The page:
Opuntia compressa
Common Name: prickly-pear 
Type: Herbaceous perennial
Family: Cactaceae
Native Range: Eastern and central United States
Zone: 4 to 9
Height: 0.50 to 1.00 feet
Spread: 1.00 to 1.50 feet
Bloom Time: June to July
Bloom Description: Yellow (sometimes with reddish eye)
Sun: Full sun
Water: Dry
Maintenance: Low
Suggested Use: Naturalize
Flower: Showy
Leaf: Evergreen
Fruit: Showy, Edible
Other: Winter Interest, Thorns
Tolerate: Rabbit, Drought, Dry Soil, Shallow-Rocky Soil


Easily grown in dry, sandy or gravelly, well-drained soils in full sun. May be grown in clay soils as long as drainage is good and soils do not remain wet. Shallow fibrous roots. Plants often spread in the wild to form colonies as pads break off and root nearby. Similarly, plants are easily propagated by cuttings: previous year's pads may be severed at the joint during the growing season, dried for a week and then planted directly in the garden (joint wound down) or in a potting medium. May also be grown from seed with moderate difficulty.

Noteworthy Characteristics

Opuntia compressa, a prickly pear cactus, is a clump-forming, semi-prostrate, Missouri native cactus which typically grows 6-14" tall. It commonly occurs in rocky open glades, rocky prairies, sandy and gravelly washes of valleys along streams, fields, open woods and along railroad tracks in central and southern parts of the State (Steyermark). It is the only cactus to be widely found in the eastern U.S., has good winter hardiness and grows as far north as southern Ontario. Features jointed, round-to-oval, flattened, succulent green pads (2-10" across) which are not leaves but swollen water-storing stem segments. Pads have only scattered needle-like spines, but are covered with numerous tufts of bristles (glochids) which easily pierce human skin and can cause significant allergic skin reactions. Showy bright yellow 2-3" diameter flowers, sometimes with a reddish eye, have 8-12 yellow rays and a bushy clump of yellow center stamens. Flowers bloom in June-July. Pulpy, red fruits (to 2") ripen in late summer to fall and are edible, most often being used to make candies and jams. Native Americans not only ate the fruits (fresh, cooked or dried for winter), but also roasted the pads as a vegetable and used the sap for certain medicinal applications. In autumn, the pads become quite shriveled and begin to lie down as the plants withdraw water in preparation for winter. Though technically evergreen, the plants become quite scraggly in appearance during winter. However, the pads green up quickly in spring. Synonymous with Opuntia humifusa.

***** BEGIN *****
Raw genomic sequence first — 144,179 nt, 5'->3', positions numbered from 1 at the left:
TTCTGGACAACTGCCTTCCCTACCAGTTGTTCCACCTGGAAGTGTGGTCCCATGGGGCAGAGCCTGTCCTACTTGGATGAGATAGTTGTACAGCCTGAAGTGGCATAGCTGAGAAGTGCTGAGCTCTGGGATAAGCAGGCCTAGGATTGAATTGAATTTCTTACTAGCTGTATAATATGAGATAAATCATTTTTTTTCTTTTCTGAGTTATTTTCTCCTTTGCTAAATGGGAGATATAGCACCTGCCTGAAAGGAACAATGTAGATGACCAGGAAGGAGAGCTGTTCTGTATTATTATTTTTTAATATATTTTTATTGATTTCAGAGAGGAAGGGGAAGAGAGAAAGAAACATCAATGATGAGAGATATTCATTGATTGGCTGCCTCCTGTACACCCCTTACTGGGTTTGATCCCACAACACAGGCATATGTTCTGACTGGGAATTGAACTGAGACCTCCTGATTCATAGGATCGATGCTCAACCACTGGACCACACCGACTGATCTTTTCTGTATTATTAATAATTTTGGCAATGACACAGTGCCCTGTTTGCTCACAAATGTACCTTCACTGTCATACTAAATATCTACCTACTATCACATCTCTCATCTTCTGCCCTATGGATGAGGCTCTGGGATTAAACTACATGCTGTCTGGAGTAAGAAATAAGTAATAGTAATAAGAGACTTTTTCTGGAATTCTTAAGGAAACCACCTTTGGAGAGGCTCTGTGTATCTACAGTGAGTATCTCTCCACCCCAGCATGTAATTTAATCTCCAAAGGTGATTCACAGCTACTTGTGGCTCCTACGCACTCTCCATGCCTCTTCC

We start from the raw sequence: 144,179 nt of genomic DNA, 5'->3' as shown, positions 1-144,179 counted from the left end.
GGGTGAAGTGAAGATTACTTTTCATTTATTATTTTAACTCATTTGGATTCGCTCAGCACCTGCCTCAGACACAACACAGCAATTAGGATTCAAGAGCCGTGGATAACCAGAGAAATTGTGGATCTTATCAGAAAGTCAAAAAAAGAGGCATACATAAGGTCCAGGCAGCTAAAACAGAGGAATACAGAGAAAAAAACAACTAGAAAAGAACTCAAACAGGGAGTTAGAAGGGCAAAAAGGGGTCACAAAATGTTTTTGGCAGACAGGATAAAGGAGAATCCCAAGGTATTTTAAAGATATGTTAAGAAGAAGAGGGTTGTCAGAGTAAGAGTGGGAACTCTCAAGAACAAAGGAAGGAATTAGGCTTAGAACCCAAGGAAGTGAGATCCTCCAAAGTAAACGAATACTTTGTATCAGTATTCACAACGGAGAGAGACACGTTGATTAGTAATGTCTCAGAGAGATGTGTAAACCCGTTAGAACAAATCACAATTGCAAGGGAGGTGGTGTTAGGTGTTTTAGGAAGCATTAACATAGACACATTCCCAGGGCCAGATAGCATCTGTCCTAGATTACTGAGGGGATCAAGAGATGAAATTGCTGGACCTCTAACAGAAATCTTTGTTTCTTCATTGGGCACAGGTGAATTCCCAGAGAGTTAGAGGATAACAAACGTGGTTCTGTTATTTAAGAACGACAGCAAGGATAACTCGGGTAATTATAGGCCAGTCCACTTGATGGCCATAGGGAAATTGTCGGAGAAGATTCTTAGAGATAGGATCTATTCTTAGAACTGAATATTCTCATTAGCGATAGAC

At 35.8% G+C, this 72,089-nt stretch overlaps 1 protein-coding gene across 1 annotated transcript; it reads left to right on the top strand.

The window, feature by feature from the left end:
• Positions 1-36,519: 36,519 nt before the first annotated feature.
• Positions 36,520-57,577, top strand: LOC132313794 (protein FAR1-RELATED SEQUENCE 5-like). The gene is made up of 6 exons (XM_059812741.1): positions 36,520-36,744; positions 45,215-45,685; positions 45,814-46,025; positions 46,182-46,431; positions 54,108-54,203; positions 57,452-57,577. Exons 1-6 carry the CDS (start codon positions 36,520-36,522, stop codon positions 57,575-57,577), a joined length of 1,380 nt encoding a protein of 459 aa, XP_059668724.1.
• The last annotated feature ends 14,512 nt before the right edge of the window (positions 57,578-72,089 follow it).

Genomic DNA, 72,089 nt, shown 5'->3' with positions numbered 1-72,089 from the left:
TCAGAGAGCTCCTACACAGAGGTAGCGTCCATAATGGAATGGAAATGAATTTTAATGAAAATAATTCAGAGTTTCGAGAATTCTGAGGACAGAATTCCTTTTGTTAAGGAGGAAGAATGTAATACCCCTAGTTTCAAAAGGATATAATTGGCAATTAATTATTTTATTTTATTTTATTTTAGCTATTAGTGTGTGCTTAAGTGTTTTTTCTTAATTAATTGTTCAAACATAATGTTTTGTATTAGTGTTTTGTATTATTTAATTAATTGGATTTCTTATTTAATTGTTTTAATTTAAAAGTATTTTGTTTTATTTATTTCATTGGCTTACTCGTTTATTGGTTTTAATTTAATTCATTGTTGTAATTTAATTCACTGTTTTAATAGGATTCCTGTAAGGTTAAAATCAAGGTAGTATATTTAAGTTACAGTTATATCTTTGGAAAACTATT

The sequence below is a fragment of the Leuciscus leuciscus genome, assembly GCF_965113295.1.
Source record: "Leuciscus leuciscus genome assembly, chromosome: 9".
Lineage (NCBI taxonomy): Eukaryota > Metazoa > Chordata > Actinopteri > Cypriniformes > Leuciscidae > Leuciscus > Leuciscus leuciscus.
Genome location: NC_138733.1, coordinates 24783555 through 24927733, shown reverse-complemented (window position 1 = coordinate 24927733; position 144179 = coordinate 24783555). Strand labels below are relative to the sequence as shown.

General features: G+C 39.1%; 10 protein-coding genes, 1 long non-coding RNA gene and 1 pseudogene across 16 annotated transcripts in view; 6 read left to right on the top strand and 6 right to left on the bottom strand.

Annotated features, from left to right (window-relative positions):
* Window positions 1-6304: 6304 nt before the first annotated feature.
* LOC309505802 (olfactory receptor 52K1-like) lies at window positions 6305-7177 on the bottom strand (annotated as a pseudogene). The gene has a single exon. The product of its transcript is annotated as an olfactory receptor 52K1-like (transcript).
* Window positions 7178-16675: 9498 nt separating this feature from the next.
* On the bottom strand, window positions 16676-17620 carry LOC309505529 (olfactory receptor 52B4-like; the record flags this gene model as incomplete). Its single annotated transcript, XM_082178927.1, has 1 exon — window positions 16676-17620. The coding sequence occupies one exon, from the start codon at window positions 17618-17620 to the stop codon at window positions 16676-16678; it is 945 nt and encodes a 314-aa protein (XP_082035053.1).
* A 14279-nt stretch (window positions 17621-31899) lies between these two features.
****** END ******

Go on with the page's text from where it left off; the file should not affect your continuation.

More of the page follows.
Genus name comes from the Greek name for a different plant which grew around the ancient town of Opus in Greece.

Specific epithet means compressed or flattened.


No serious insect or disease problems. Various rots may occur, particularly when plants are grown in soils with poor drainage or too much moisture.


Rock gardens. Stone walls. Sandy slopes. Dry prairie areas. Small area ground cover.